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"'It’s just not the same': Exploring PWUD’ Perceptions of and Experiences with Drug Policy and SCS Services Change in a Canadian City "

Article Authors: Carolyn Greene, Katharina Maier, Marta-Marika Urbanik 

Write-up by IRIS team member: Eunsong Park

The initial article presented the experiences of people who use drugs (PWUD) when a safe consumption site (SCS) in a Canadian city underwent closure and changed into a smaller mobile overdose prevention site. SCSs are medically supervised spaces where PWUD can use their pre-obtained drugs. Research has demonstrated that they have positive outcomes for PWUD’ health including reduction of drug overdose deaths and improvement of community safety. Currently, over 150 SCSs are operational in more than 60 cities across 12 countries.   

The SCS in Lethbridge, Canada where the study took place, was established in 2018 and was compelled to close in 2020 due to political opposition. The study conducted 50 semi-structured interviews with PWUD. This study shared the PWUD’ perspectives on their experiences with the SCS and its subsequent closure, leading to the opening of the smaller mobile site. The participants reported that significantly more people utilized the SCS than the mobile site, and they witnessed an increase in drug overdose deaths following the SCS closure.  

The SCS differed from the mobile site in several fundamental ways.  

  1. The SCS provided access to smoking rooms.  

  2. The mobile site was in an area with frequent site of public intimidation and assault. 

  3. The SCS offered various other resources and services, such as social hangout space, health care, social services, and addiction services, beyond providing drug consumption space.  

  4. The SCS was preferred by PWUD over the mobile site despite having a longer waiting time.  

In 2017 the Abell Foundation issued a report emphasizing the need for establishing SCSs in Baltimore and offered recommendations for doing so. The recommendations include the following: 

  1. Providing comprehensive services including housing, legal, and mental health referrals.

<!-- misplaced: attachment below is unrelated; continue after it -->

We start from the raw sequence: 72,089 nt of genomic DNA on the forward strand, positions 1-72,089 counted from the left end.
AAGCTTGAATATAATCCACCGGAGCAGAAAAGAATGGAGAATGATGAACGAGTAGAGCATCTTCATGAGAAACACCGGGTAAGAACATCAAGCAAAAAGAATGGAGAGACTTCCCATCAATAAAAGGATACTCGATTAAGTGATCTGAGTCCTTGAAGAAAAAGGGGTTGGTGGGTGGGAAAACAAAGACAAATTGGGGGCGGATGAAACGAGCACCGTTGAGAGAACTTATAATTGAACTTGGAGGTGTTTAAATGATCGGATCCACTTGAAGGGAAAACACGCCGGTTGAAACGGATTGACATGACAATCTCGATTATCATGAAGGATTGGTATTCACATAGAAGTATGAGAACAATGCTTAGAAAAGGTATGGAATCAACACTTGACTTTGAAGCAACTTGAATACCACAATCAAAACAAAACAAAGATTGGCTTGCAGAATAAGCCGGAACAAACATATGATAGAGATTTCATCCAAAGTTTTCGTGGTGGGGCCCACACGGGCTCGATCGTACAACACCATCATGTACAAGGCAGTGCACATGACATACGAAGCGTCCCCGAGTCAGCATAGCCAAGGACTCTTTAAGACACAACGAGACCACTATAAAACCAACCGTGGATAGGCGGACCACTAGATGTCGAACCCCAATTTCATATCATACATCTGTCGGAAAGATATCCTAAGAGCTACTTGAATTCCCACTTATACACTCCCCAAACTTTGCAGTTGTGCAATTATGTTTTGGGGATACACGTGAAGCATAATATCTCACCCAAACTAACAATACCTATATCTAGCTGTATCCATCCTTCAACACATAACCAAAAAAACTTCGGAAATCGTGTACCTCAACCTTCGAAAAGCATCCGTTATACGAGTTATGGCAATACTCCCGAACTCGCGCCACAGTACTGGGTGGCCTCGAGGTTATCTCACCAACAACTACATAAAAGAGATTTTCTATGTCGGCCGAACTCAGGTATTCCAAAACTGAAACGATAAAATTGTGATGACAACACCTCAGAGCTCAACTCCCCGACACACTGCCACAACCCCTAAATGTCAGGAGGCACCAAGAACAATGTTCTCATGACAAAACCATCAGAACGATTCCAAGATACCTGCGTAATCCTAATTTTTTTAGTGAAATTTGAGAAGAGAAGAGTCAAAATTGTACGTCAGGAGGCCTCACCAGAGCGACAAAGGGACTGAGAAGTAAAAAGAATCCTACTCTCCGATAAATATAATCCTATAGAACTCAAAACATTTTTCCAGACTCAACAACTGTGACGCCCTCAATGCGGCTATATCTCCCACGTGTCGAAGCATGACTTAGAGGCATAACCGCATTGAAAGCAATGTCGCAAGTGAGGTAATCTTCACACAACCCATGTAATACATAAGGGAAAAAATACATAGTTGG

2. Exploring locations for convenience using existing community-based organizations. 

  3. Considering other drug consumption methods beyond the injection.  

  4. Engaging partners across multiple sectors including business owners and law enforcement.  

  5. Inviting current and former PWUD to participate in planning and implementing the SCSs while adopting a racial justice framework.  

Since 2016, bills aimed at opening SCSs in Maryland have been introduced almost every year but have failed to pass until this year. However, the bill's supporters are optimistic about its chances of success soon, thanks to community education efforts and a more accommodating political environment.  

The Baltimore Harm Reduction Coalition is a leader in advocacy for SCSs, and their BRIDGES Coalition continues to push for their establishment. This includes setting up a mock site at the Charles Theatre in Jan 2023 and launching a “Yes on My Block” campaign, which urges Baltimore City residents to sign a petition in support of SCSs. Valuable insights into the steps necessary to maximize public health outcomes while establishing SCSs in Maryland can be found in both the Canadian study and the Abell Foundations report for Baltimore City. 


Greene, C. M., Maier, K., & Urbanik, M. (2023). “It’s just not the same”: Exploring PWUD’ perceptions of and experiences with drug policy and SCS services change in a Canadian City. International Journal of Drug Policy, 111, 103934. 

Sherman, S. (n.d.) Safe Consumption Spaces: A Strategy for Baltimore City. Abell Foundation. 

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